The Benefits of Online Education
Question: What are some of the advantages of attending college online?
[Answer] Online education is known for its flexibility, but studies have identified several additional benefits of attending class online. Among them:
· Communication: Many students are more comfortable engaging in meaningful discussions online than in a classroom. These students might have hearing or speech impairments; speak different languages; have severe social anxiety; or simply need more time to organize their thoughts.
· Personalized learning: Not all students learn the same way. Web-based learning allows instructors to deliver the same content using different media, like videos or simulations, personalizing learning. Online classes providing round-the-clock access to materials and lectures also let students study when they feel most focused and engaged.
· Accessibility: Online programs transcend time, geographic, and other barriers to higher education. This can be helpful for those who work full-time, live in remote regions, or serve in the military.
· Adaptability: Learning management systems that integrate text-to-speech and other adaptive technologies support learners with physical, behavioural, and learning challenges.
· Efficiency: Studies show online students tend to achieve the same learning results in half the time as classroom-based students.
· Engagement: Online instructors can use games, social media, virtual badges, and other engaging technologies to motivate students and enhance learning.
How Online Education Works
Question: How does online education work on a day-to-day basis?
[Answer] Instructional methods, course requirements, and learning technologies can vary significantly from one online program to the next, but the vast bulk of them use a learning management system (LMS) to deliver lectures and materials, monitor student progress, assess comprehension, and accept student work. LMS providers design these platforms to accommodate a multitude of instructor needs and preferences. While some courses deliver live lectures using video conferencing tools, others allow students to download pre-recorded lectures and use message boards to discuss topics. Instructors may also incorporate simulations, games, and other engagement-boosters to enhance learning. Students should research individual programs to find out how and when they would report to class; how lectures and materials are delivered; how and how much they would collaborate with faculty and peers; and other important details.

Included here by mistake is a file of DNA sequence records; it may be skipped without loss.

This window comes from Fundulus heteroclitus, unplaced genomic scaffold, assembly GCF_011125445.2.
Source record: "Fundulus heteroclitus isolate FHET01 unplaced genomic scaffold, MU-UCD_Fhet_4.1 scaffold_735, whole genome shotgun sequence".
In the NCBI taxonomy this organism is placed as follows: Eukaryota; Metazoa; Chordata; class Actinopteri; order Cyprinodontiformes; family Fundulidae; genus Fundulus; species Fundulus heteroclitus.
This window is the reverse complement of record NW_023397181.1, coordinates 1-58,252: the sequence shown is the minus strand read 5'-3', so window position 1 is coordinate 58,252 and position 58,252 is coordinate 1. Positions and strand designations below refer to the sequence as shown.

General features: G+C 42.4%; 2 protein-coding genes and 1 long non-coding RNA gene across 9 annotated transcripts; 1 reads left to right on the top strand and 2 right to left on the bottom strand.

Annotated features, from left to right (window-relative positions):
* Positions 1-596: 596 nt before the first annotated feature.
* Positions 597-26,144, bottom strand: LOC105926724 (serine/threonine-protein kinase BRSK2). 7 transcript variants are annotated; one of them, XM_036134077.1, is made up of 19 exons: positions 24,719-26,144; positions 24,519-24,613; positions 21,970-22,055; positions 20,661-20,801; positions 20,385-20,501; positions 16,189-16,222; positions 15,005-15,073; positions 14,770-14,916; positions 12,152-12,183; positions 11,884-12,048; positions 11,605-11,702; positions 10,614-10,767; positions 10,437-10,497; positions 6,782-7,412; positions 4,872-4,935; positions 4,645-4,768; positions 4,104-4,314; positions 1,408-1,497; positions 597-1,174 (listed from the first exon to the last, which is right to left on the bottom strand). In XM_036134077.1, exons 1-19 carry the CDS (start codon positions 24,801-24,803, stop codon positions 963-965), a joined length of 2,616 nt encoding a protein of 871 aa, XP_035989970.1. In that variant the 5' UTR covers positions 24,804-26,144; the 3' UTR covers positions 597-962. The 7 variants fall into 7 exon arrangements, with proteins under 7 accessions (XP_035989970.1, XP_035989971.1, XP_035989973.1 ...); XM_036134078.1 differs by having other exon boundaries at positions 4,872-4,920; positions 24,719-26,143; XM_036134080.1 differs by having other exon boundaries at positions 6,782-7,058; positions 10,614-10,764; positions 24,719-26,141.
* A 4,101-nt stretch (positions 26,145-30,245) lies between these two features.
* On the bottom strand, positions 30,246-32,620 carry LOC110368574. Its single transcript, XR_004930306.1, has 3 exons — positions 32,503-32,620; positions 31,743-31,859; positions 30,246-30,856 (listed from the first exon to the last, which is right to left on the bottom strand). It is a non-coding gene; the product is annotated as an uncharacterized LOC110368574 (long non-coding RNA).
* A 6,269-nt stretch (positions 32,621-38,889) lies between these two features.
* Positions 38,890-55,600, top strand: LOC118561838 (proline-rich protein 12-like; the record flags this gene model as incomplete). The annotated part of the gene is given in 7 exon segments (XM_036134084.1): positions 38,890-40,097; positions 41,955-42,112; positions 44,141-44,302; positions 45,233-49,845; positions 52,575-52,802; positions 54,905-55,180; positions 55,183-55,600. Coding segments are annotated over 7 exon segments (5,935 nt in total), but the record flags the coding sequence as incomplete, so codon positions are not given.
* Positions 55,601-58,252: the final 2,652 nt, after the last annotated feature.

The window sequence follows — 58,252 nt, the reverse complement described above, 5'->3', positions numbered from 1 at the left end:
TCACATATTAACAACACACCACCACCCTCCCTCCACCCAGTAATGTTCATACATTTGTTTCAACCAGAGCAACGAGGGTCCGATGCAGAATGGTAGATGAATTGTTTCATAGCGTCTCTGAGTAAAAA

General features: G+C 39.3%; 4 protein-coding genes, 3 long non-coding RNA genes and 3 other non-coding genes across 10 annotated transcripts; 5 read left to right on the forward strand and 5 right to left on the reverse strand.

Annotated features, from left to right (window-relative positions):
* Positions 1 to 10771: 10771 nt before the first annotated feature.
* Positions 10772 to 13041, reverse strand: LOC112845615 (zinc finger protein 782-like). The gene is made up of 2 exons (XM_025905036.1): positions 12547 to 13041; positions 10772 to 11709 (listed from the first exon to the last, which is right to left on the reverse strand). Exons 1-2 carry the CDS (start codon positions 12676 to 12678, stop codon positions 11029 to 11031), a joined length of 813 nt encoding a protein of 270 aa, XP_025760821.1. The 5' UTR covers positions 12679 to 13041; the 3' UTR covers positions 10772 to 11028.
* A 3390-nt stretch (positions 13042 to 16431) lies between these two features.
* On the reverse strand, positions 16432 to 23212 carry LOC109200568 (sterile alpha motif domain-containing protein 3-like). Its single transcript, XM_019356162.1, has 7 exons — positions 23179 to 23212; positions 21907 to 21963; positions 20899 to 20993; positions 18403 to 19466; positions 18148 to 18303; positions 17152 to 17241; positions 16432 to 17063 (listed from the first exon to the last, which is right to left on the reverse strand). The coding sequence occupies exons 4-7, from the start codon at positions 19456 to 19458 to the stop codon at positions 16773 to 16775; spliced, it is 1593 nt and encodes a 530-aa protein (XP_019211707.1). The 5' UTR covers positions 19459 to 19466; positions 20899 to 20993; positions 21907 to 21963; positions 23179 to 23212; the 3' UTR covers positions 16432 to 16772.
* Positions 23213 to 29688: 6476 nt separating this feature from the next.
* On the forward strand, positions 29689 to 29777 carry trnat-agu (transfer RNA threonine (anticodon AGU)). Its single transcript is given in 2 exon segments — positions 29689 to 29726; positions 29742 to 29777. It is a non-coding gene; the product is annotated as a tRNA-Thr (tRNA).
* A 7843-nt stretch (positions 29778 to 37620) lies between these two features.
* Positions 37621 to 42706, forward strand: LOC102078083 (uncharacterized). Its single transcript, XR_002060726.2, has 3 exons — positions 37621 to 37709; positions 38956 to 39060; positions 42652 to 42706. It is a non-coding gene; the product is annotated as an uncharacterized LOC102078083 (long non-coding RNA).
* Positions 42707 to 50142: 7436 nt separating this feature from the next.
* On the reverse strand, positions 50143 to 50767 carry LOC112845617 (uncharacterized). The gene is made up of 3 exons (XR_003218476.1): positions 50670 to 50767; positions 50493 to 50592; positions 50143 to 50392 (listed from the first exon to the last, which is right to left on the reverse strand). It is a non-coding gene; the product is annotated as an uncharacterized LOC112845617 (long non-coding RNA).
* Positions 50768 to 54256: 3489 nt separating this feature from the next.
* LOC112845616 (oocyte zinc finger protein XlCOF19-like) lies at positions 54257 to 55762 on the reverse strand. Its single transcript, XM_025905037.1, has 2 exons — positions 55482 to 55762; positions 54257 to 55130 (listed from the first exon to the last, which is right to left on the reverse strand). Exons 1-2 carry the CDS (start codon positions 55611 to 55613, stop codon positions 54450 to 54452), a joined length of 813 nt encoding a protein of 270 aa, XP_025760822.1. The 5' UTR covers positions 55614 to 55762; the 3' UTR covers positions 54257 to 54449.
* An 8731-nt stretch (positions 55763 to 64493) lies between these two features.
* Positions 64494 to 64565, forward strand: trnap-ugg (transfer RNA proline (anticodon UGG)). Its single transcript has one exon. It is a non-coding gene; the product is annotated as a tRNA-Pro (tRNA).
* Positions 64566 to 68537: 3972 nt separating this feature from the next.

The Effectiveness and Credibility of Online Education
Question: Is online education as effective as face-to-face instruction?
[Answer] Online education may seem relatively new, but years of research suggests it can be just as effective as traditional coursework, and often more so. According to a U.S. Department of Education analysis of more than 1,000 learning studies, online students tend to outperform classroom-based students across most disciplines and demographics. Another major review published the same year found that online students had the advantage 70 percent of the time, a gap authors projected would only widen as programs and technologies evolve.
While these reports list several plausible reasons students might learn more effectively online—that they have more control over their studies, or more opportunities for reflection—medium is only one of many factors that influence outcomes. Successful online students tend to be organized self-starters who can complete their work without reporting to a traditional classroom. Learning styles and preferences matter, too. Prospective students should research programs carefully to identify which ones offer the best chance of success.
Question: Do employers accept online degrees?
[Answer] All new learning innovations are met with some degree of scrutiny, but scepticism subsides as methods become more mainstream. Such is the case for online learning. Studies indicate employers who are familiar with online degrees tend to view them more favourably, and more employers are acquainted with them than ever before. The majority of colleges now offer online degrees, including most public, not-for-profit, and Ivy League universities. Online learning is also increasingly prevalent in the workplace as more companies invest in web-based employee training and development programs.
Choosing Online Degree Programs
Question: How do I know if online education is right for me?